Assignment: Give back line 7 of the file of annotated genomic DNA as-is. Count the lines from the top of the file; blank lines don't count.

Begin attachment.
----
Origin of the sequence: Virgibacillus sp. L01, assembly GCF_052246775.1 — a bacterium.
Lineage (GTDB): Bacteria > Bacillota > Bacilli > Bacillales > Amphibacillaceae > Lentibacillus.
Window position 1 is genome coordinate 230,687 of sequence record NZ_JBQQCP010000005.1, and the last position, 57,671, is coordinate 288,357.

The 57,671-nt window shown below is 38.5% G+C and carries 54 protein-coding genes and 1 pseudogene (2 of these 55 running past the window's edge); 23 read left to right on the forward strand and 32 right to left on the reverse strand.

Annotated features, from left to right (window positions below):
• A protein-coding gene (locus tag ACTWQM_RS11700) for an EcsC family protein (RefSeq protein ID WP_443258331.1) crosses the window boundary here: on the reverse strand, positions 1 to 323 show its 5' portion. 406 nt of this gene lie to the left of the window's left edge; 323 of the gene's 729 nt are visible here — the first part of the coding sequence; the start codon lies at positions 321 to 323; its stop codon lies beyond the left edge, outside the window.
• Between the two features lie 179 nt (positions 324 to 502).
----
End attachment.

• Between the two features lie 179 nt (positions 324 to 502).